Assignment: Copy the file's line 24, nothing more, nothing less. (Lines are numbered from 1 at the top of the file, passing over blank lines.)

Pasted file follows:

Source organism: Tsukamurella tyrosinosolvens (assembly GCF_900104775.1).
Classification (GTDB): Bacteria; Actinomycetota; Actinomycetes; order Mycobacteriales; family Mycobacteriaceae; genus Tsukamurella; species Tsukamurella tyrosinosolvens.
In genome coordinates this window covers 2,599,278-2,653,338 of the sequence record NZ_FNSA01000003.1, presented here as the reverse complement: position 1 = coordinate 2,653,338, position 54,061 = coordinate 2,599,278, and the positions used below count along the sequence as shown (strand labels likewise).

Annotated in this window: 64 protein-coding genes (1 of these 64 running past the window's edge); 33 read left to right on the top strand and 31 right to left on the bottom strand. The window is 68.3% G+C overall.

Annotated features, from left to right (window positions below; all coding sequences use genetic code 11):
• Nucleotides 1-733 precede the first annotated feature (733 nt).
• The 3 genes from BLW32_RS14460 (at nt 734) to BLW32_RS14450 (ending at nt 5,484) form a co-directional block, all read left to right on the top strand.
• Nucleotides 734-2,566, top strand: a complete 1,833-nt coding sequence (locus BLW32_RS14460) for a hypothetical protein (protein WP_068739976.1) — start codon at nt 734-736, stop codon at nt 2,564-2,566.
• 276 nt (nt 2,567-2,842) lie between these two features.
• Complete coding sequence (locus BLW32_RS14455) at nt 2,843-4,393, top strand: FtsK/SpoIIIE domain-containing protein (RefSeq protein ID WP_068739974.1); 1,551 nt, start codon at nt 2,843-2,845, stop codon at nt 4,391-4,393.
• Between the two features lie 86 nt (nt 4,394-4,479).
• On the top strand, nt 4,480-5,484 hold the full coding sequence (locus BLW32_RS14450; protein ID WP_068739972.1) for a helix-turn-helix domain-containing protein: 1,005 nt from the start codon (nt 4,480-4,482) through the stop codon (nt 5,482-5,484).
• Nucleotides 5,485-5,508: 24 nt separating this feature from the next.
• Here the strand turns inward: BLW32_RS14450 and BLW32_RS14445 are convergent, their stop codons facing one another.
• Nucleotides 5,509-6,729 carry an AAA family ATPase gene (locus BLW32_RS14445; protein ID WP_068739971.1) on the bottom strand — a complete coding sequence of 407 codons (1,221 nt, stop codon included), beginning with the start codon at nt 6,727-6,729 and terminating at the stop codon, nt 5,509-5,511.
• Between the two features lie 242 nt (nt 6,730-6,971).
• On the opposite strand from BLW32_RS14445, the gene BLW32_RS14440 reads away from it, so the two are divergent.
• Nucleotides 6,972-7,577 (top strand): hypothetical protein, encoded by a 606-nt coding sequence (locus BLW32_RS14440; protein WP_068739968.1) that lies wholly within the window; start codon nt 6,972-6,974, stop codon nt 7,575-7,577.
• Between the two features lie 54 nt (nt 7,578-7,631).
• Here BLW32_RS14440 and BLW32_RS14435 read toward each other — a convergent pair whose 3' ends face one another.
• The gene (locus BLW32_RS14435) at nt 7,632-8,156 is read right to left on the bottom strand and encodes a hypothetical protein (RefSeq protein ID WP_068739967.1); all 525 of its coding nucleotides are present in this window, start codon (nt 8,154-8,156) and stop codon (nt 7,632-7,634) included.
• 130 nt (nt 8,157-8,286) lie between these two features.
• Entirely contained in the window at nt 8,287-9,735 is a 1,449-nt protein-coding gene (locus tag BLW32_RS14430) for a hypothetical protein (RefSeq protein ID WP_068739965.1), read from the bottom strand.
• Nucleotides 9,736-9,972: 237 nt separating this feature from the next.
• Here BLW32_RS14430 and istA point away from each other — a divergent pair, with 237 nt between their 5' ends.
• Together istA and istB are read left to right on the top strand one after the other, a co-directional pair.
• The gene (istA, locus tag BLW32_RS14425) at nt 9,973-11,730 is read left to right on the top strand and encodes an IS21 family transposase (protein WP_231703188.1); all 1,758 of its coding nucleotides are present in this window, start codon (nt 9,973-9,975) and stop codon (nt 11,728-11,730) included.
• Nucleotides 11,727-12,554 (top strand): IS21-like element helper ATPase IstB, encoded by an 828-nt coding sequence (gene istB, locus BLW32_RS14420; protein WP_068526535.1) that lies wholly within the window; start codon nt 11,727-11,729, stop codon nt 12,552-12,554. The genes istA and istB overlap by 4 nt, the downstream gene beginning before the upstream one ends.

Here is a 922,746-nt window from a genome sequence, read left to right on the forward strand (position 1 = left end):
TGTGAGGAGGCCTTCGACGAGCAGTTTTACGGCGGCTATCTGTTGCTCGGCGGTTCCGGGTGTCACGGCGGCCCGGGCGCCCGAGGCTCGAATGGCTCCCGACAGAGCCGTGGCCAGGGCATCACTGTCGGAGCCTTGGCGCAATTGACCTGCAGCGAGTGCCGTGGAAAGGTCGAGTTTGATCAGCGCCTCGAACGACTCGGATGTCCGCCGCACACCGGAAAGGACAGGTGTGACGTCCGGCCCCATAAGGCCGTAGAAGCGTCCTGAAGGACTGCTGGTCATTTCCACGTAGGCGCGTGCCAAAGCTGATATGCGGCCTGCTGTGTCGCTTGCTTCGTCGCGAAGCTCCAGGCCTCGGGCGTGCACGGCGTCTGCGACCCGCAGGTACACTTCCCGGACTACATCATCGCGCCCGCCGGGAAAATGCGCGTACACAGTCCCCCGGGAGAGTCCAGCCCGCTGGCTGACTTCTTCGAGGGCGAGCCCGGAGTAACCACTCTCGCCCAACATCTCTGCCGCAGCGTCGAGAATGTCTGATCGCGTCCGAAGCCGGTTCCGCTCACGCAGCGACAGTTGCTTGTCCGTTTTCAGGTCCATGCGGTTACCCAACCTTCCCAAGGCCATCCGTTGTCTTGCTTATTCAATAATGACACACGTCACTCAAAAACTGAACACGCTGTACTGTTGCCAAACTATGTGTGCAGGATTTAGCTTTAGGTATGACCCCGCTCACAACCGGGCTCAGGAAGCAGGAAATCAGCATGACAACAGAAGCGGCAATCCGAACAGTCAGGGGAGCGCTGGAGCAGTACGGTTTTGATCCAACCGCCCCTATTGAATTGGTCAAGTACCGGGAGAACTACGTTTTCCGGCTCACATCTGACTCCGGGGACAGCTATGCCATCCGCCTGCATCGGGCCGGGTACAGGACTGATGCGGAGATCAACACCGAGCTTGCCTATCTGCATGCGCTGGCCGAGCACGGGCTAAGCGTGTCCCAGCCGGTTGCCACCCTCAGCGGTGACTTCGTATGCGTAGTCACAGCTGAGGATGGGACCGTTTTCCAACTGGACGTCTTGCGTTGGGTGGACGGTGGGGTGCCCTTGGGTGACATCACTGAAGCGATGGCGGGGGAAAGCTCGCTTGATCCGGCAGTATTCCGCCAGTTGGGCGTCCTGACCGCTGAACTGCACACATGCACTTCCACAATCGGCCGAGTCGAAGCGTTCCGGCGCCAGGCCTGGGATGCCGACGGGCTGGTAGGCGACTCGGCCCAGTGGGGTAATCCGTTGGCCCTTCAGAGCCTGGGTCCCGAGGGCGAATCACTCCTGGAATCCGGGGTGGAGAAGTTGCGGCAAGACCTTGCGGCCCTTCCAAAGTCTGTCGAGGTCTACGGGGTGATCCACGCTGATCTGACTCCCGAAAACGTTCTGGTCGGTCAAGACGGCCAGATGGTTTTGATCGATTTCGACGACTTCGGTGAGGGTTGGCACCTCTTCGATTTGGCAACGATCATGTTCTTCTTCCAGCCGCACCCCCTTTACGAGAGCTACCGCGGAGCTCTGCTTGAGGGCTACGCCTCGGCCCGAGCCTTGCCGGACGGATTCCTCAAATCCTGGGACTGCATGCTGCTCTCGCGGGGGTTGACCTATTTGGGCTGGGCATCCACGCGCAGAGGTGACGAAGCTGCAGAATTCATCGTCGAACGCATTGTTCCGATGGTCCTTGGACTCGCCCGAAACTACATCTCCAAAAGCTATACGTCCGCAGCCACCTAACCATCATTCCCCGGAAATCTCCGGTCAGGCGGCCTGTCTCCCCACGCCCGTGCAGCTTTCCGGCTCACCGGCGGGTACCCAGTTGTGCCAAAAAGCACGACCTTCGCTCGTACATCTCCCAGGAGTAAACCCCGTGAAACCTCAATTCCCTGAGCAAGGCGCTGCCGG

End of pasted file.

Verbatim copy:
• Nucleotides 9,736-9,972: 237 nt separating this feature from the next.